The worldwide distributed trigger project is divided into several logical pieces. Some of these subprojects are already well on their way, others still need to be started. A number of collaborations are planned, for example with the project of Auke Pieter Colijn to study radiating top quarks and with the Physics Data Processing Group of Jeff Templon, to study the grid interface. Please contact me if you are interested to contribute to any of these projects.

Analysis of the fully hadronic top-antitop Higgs process

This part of the project will be done in close collaboration with the project of Auke Pieter Colijn (radiating top quarks). As a startup, it will be important to compare the efficiency of the fully hadronic trigger with the efficiency of the lepton trigger. This involves a study of the jet trigger turn on curves. It would be good if we can find a PhD student interested in this analysis.

In order to understand the results of the worldwide distributed trigger, we need to compare our analysis results with the standard ATLAS trigger. The top quark will provide us with a "standard candle" that contains the information we need for e.g. our luminosity calculations. Furthermore, we will contribute to b-tagging and invariant mass reconstruction tools. Eventually, we need to implement those tools at trigger level and develop new algorithms to optimize the selection of fully hadronic top-antitop Higgs decays.

Trigger modifications to allow connections to remote farms

The required modifications in the higher level trigger software are almost completed. The memory management has been stabalized for high latency connections and the protocol now handles parallel connections to a single event filter node. The event routing specifications are flexible enough to sustain remote connections. We still need to compare several solutions to route events from the trigger farm to the remote sites. This can either be done directly from the event building nodes (SFIs), from the event filter nodes (EFDs), or from the output nodes (SFOs).

The worldwide distributed trigger is slightly more demanding for the backend network of the trigger system. Small extensions are required to the infrastructure that need to be negotiated with TDAQ management. We should already start to setup the local infrastructure at NIKHEF in parallel with this effort (see section on remote farms below). The full functionality of a remote trigger site can be tested with the system that is in place at CERN at the moment. Performance tests are planned for December 2006, which means that the extended infrastructure needs to be installed by then.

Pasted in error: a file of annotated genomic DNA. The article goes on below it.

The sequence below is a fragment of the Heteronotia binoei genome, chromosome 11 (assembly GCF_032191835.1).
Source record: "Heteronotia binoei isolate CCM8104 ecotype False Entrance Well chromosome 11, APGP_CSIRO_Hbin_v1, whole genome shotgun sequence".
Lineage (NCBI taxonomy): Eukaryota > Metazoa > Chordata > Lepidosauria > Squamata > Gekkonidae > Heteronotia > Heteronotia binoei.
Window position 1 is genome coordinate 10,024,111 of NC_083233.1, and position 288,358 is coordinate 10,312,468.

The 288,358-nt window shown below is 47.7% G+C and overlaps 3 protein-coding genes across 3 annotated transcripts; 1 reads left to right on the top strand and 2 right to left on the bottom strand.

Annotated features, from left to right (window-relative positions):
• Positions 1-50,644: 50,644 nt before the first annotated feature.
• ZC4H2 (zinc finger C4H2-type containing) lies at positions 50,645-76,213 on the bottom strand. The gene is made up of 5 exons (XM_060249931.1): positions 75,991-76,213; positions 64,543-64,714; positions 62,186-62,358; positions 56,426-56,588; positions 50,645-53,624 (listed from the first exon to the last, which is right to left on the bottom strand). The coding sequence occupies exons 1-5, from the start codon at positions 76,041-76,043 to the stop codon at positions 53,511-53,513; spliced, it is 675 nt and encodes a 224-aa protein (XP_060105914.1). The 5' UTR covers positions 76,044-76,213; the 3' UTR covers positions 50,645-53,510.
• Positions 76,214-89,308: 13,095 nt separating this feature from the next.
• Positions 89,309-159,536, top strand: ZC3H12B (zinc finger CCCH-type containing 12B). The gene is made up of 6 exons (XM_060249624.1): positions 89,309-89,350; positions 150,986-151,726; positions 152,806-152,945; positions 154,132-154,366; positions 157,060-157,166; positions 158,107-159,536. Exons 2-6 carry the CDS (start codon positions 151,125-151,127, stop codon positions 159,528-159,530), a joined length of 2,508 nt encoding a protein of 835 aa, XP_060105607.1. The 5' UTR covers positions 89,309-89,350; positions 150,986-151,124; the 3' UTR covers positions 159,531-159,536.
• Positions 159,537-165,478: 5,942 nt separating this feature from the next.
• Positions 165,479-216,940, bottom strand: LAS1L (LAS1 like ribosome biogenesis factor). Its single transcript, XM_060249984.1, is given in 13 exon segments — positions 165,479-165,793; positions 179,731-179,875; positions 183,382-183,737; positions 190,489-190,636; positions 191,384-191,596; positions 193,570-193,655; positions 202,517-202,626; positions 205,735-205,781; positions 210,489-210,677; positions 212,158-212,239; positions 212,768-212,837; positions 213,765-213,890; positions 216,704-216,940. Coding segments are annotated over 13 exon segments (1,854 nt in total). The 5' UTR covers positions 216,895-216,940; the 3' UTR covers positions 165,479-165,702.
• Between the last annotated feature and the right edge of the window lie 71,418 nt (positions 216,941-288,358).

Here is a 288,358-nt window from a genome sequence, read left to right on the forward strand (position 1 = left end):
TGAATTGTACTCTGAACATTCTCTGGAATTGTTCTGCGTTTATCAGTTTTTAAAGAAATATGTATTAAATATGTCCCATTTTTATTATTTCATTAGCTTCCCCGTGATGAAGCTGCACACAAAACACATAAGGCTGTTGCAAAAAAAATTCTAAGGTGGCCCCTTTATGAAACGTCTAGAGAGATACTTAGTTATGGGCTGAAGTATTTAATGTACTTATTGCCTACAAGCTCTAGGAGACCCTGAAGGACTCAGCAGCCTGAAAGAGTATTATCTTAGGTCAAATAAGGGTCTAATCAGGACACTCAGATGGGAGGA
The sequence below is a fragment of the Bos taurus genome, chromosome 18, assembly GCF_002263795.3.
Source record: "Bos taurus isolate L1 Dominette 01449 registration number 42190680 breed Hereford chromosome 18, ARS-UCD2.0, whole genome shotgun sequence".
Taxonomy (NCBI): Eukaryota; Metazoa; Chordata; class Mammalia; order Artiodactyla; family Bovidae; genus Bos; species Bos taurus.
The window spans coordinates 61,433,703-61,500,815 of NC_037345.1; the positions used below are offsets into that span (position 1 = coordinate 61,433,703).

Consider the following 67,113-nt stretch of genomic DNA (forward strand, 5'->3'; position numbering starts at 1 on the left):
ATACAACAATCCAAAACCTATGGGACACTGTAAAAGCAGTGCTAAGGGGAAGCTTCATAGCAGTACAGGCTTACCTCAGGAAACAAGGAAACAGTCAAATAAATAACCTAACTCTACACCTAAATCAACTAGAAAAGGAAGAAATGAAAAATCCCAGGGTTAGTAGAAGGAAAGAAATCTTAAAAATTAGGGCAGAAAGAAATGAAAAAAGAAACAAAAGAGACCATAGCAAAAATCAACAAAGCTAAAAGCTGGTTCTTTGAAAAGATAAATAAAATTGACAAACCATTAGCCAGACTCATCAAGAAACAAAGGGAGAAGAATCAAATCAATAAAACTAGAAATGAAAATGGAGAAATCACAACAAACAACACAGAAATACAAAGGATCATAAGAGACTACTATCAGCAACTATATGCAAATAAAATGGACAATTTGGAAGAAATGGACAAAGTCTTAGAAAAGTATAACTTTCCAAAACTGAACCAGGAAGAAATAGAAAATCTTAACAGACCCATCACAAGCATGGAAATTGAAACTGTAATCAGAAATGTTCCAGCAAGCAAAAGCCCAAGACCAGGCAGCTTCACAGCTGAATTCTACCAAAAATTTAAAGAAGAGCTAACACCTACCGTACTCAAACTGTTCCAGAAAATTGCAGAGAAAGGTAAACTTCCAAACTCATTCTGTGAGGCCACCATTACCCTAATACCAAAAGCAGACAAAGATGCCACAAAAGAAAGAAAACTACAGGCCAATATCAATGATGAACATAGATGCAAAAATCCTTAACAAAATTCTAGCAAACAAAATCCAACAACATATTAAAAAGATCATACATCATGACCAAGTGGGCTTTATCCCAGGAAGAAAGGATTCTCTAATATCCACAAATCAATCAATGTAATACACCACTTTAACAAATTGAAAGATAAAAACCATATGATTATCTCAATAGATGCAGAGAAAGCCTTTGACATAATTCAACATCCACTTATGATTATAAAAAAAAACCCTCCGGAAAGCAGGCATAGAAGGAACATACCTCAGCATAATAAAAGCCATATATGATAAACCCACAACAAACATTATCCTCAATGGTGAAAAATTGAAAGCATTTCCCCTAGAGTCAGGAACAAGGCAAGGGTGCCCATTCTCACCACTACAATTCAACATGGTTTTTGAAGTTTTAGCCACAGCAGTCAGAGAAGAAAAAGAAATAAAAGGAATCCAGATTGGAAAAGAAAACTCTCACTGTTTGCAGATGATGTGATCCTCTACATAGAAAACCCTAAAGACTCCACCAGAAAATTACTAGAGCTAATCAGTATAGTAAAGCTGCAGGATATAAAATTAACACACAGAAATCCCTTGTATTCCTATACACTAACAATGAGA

Installation of a remote farm

This task should start as soon as possible. The complete higher level trigger software needs to be installed at a NIKHEF testbed. This installation needs to be tested thoroughly and we should try to run a number of configurations over a wide area network. The decision how to route events out of the trigger farm will be based on the results of these tests. As a second step, we need to study the network connection between CERN and NIKHEF. A stable link between the ATLAS trigger farm and the local NIKHEF farm has to be available by December.

Grid interface

An interesting part of the worldwide distributed trigger is the acquisition of resources. This part of the project is not as urgent as the rest, but it is an interesting topic for a master student. I will try to find a student for this project together with the Physics Data Processing group. The goal would be the development of a tool that acquires and maintaince a set of grid resources (storage and CPU) at a stable level. These resources need to be able to contact the ATLAS trigger farm, possibly penetrating firewalls and private networks.



A worldwide distributed trigger system

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Last modified: Sunday, 16 July 2006 @ 19:29:18
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